What is the key to being a successful entrepreneur? Work a lot? Innovate? Or maybe it’s something else? We consulted entrepreneurs and other experts from different parts of the world.
Ajay Harinath Singh
“Innovation is a word that is said without thinking much,” says Indian businessman Ajay Harinath Singh.
He believes that entrepreneurs should focus on meeting the needs of consumers. “Designing models that adapt to different markets is as important as creating innovative products,” he says. “It’s not about the complexity of an idea or how ‘innovative’ it is, it’s about doing well and offering a very good service.”
For Ajay Harinath Singh, the main reponsibility of an entrepreneur is to make things happen. “Many people have great ideas, but ideas have to be carried out,” he says.
“Some of the best ideas are the simplest; an entrepreneur does not necesirly need to reinvent the wheel. We currently have many social problems, such as the distribution of food for example, that could do with more entrepreneurship.”
Ajay Harinath Singh dedicated a considerable amount of his career to bring innovation to the people who are at the bottom of the pyramid in India. For Singh, the simplest innovations are usually the most important for this group. The success of some entrepreneurs can be an incentive for more young and intelligent people to develop ideas to solve the problems of the poorest. “In reality, it’s not about making great inventions but about applying the inventions to our daily life,” Singh says.
Cesar Salazar, 27, created his first company while preparing his degree in Sweden.
His current company, Mexico VC, deals with financing and advising Mexican entrepreneurs. Salazar believes that the lack of available natural resources and markets encourages innovation.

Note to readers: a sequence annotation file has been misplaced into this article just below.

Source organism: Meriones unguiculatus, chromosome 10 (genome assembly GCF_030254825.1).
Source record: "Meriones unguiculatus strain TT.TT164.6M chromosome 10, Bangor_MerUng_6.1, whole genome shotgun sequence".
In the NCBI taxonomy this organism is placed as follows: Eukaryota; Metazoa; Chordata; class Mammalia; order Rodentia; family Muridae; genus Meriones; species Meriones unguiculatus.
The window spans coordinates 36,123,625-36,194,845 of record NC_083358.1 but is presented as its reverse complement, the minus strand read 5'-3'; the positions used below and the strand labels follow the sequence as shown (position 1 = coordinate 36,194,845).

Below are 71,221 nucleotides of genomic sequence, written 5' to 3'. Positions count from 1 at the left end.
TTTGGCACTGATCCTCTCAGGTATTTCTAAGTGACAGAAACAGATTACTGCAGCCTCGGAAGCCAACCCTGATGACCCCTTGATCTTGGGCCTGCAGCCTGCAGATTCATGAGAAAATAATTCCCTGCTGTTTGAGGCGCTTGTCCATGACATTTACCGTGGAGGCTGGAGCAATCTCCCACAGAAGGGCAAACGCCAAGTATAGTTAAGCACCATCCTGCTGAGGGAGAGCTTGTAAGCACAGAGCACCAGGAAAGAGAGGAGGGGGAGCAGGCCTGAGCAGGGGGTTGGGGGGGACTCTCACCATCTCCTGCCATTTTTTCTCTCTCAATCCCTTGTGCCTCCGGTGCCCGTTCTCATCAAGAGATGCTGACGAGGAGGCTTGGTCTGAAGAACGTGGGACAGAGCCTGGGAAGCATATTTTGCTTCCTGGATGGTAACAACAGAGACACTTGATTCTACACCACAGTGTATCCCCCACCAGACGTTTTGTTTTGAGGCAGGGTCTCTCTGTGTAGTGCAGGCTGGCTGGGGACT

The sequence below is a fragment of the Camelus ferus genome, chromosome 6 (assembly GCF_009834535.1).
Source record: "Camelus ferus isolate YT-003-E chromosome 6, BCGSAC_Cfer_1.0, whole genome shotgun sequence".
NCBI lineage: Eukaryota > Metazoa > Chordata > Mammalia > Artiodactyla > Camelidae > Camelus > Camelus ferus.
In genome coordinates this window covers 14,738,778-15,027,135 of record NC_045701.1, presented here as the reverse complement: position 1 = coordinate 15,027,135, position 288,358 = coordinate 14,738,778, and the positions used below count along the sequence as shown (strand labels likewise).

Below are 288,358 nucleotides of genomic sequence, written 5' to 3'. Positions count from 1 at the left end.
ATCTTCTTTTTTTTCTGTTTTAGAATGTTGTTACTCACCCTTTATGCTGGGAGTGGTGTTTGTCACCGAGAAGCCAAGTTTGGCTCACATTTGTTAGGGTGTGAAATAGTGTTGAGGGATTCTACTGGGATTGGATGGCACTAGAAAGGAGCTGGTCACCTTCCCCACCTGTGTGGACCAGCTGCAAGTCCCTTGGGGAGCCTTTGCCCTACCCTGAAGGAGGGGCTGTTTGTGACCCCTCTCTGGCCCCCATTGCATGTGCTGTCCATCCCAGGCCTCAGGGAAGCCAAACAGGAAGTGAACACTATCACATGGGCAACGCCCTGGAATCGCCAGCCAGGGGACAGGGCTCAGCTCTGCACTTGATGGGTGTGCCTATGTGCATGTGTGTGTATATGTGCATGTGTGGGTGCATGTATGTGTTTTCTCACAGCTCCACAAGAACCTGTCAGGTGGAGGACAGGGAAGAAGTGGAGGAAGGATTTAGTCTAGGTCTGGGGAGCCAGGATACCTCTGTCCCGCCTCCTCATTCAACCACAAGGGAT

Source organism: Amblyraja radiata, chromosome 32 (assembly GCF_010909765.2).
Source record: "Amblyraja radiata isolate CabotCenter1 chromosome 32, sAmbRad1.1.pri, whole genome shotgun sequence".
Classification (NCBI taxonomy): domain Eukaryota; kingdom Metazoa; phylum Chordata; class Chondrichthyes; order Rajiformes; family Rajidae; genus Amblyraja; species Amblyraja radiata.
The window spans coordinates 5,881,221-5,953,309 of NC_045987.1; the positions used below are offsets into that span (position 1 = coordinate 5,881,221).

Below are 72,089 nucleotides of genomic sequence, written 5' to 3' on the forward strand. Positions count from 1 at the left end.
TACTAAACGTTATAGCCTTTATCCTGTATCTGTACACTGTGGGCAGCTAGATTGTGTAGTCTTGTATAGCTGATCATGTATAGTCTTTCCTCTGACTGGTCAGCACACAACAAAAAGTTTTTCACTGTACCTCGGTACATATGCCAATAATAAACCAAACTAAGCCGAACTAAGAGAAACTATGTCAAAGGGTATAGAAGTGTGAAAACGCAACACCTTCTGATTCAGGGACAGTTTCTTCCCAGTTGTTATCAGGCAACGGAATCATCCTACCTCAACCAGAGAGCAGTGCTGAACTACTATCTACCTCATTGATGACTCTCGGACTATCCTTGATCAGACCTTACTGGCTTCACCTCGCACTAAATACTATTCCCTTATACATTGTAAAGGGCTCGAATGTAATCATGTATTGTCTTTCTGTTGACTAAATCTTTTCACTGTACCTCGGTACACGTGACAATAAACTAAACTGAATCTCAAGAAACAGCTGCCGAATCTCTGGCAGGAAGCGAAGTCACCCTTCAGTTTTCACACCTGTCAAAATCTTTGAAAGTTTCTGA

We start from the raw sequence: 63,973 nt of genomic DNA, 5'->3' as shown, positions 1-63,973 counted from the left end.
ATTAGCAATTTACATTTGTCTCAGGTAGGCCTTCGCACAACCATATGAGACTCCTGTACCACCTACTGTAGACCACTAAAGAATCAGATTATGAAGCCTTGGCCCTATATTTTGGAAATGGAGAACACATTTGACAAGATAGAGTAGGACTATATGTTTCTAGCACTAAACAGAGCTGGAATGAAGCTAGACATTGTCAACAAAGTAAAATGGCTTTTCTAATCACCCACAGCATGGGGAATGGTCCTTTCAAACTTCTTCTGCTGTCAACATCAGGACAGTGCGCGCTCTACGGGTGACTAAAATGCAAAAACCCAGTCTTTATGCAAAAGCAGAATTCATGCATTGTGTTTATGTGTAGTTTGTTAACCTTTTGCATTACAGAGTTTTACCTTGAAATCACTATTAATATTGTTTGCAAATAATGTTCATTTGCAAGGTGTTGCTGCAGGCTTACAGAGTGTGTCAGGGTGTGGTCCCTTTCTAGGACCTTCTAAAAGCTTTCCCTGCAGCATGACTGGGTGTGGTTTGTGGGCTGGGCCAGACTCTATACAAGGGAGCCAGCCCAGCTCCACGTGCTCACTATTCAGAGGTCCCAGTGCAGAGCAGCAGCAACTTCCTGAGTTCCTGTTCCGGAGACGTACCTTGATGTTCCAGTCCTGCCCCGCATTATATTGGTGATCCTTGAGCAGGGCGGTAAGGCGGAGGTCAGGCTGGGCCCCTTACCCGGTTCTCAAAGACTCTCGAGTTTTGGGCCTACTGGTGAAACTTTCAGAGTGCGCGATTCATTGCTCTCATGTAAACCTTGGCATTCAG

“Sweden is very good at generating wealth from ideas, and it shows when we see that a country of around nine million inhabitants has produced numerous global and successful brands,” explains Salazar. “Since Sweden has only few resources to exploit, we have had to focus on exporting ideas.”
The United States benefits from the magnitude of its domestic market and, therefore, in comparison, it is not as innovative, according to the Mexican entrepreneur. And although American culture is usually inclined to taking risks, Salazar believes that this country can still host more entrepreneurs.
An easily accessible market can also hinder innovation, as well as Mexico’s dependence on US consumers. The competition from Chinese manufacturers and their cheap products are pushing Mexico to focus more on ideas concerning not only how to do things but also what to do first.
Salazar understands innovation as a fundamental part of business activity. As such, he believes that entrepreneurs are crucial to the economy and society as a whole.
“Entrepreneurs are going to model the future of the world,” he says. “They are building the next generation of products and services for a very complex and challenging world.” Innovation is fundamental to the nature of entrepreneurship. “Entrepreneurship is about trying things and experimenting,” Salazar says, “and about failing many times.”
The idea that experimentation and failure are important echoes the work of graphic designer and computer scientist John Maeda. Maeda is the current president of the Rhode Island School of Design.
With his experience in technology, art and design, Maeda has actively participated in the development of ideas from a variety of viewpoint. Innovation consists of failure in a productive way, he believes.
“When you can fail productively, you can experiment, and it’s generally a good experiment,” he says.
The close relationship between entrepreneurial activity and innovation raises questions about which comes first: Do entrepreneurs adapt good ideas in response to market opportunities, or will the best innovations be motivated by market opportunities?
Maeda believes that our world has been too driven by the market and that this has led to unrealistic ideas. For Maeda, when undertaking an innovation process, we take into account the way in which artists think.
The artistic process is innovative by nature, since artists resort to trial and error until they reach some kind of compromise. They take risks that are essential in the generation of ideas.
“Regardless of age, all good innovative thinkers can be very playful,” he says. “They have managed to keep a part of the sould that is still creative. One of my favorite things is to children drawing, because at some point they tend to go crazy. They can draw a horse with 18 legs and 17 eyes, and in purple, and that’s great. But one day someone tells them: ‘That’s not the way to draw a horse: it must have four legs and two eyes and it’s never purple.’ At that moment, we have annulled imagination and let ourselves fall into the hands of the market.”